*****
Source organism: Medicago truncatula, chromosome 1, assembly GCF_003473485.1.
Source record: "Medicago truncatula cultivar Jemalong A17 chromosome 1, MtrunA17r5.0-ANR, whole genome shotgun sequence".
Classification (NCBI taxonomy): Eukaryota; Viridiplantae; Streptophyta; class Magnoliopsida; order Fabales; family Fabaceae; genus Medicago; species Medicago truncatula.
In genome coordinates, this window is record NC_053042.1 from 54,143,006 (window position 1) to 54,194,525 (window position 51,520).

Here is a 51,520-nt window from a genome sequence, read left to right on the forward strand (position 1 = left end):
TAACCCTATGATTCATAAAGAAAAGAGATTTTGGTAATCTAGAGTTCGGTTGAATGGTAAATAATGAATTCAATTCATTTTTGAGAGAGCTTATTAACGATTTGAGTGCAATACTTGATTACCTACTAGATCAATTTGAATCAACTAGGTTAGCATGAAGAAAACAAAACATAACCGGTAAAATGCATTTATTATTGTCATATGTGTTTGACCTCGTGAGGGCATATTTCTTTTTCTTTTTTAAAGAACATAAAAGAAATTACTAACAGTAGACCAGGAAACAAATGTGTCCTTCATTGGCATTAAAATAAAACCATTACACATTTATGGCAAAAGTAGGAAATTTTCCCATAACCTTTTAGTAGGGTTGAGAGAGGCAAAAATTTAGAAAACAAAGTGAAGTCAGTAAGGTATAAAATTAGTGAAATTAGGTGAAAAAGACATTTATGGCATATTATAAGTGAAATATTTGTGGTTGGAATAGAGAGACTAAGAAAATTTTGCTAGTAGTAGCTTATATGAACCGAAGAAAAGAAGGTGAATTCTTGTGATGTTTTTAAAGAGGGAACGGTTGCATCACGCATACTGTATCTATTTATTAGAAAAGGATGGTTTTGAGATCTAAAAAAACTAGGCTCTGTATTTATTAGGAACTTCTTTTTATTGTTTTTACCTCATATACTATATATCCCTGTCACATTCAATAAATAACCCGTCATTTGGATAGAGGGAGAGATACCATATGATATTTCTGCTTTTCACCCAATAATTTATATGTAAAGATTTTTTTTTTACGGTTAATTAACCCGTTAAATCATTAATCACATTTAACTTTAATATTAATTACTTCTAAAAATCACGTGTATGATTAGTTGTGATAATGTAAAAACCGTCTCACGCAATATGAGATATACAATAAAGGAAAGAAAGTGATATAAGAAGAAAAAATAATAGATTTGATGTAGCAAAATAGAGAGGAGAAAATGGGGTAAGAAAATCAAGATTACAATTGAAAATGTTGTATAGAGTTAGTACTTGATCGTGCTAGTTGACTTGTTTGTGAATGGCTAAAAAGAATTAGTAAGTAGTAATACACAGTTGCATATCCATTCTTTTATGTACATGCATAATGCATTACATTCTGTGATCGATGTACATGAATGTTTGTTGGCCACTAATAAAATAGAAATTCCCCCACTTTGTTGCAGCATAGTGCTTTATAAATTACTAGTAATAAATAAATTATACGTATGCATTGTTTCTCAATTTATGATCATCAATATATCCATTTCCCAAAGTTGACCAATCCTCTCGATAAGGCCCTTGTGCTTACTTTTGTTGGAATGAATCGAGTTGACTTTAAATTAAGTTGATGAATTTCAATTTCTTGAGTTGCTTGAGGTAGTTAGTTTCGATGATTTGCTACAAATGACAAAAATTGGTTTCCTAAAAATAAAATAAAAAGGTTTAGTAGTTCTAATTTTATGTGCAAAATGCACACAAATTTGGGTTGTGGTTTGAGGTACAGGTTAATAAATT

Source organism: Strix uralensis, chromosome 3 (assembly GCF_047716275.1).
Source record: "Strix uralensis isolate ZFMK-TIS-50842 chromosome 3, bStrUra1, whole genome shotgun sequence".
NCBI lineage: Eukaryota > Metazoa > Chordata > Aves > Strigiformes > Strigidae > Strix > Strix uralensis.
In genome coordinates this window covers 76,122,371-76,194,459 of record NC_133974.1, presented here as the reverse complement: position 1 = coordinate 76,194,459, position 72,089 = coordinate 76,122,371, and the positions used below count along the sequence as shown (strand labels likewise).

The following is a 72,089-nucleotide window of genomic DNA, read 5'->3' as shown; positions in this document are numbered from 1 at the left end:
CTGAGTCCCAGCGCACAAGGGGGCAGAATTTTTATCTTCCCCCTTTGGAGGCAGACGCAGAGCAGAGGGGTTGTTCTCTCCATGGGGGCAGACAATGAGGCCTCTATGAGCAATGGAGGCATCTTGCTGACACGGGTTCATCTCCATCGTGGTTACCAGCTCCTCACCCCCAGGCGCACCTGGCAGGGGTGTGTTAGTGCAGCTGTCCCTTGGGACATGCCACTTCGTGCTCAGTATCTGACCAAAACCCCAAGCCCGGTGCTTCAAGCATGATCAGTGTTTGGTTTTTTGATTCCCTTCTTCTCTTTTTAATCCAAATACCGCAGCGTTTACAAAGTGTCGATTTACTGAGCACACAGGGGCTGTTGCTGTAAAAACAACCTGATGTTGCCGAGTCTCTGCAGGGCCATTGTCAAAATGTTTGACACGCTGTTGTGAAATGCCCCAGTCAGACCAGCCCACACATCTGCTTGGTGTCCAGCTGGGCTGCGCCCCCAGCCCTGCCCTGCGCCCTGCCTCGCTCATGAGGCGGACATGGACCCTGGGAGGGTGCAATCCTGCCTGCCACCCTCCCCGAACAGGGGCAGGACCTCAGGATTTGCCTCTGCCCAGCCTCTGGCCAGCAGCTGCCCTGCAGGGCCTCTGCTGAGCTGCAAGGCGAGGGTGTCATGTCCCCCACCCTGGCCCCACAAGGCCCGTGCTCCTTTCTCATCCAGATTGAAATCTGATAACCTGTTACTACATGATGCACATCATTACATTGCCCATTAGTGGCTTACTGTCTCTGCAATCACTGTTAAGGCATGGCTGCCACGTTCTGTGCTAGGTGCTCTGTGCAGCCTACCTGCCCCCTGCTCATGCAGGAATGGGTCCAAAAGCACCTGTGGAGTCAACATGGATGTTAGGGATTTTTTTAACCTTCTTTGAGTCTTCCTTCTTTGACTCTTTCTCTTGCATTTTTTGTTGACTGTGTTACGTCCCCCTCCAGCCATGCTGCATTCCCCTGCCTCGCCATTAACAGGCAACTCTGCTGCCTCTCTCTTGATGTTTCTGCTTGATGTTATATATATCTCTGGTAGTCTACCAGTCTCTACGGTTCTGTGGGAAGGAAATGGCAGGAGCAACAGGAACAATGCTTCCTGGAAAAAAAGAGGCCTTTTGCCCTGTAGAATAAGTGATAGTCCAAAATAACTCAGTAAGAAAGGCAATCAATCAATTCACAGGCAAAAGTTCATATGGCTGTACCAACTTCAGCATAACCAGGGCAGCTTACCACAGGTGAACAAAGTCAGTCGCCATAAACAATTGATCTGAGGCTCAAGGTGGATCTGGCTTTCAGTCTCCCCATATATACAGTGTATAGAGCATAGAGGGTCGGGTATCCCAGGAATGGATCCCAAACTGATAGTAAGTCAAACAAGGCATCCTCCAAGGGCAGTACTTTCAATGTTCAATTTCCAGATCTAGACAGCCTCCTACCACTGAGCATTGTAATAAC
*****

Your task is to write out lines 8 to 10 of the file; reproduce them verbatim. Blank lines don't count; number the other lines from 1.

Source record: "Strix uralensis isolate ZFMK-TIS-50842 chromosome 3, bStrUra1, whole genome shotgun sequence".
NCBI lineage: Eukaryota > Metazoa > Chordata > Aves > Strigiformes > Strigidae > Strix > Strix uralensis.
In genome coordinates this window covers 76,122,371-76,194,459 of record NC_133974.1, presented here as the reverse complement: position 1 = coordinate 76,194,459, position 72,089 = coordinate 76,122,371, and the positions used below count along the sequence as shown (strand labels likewise).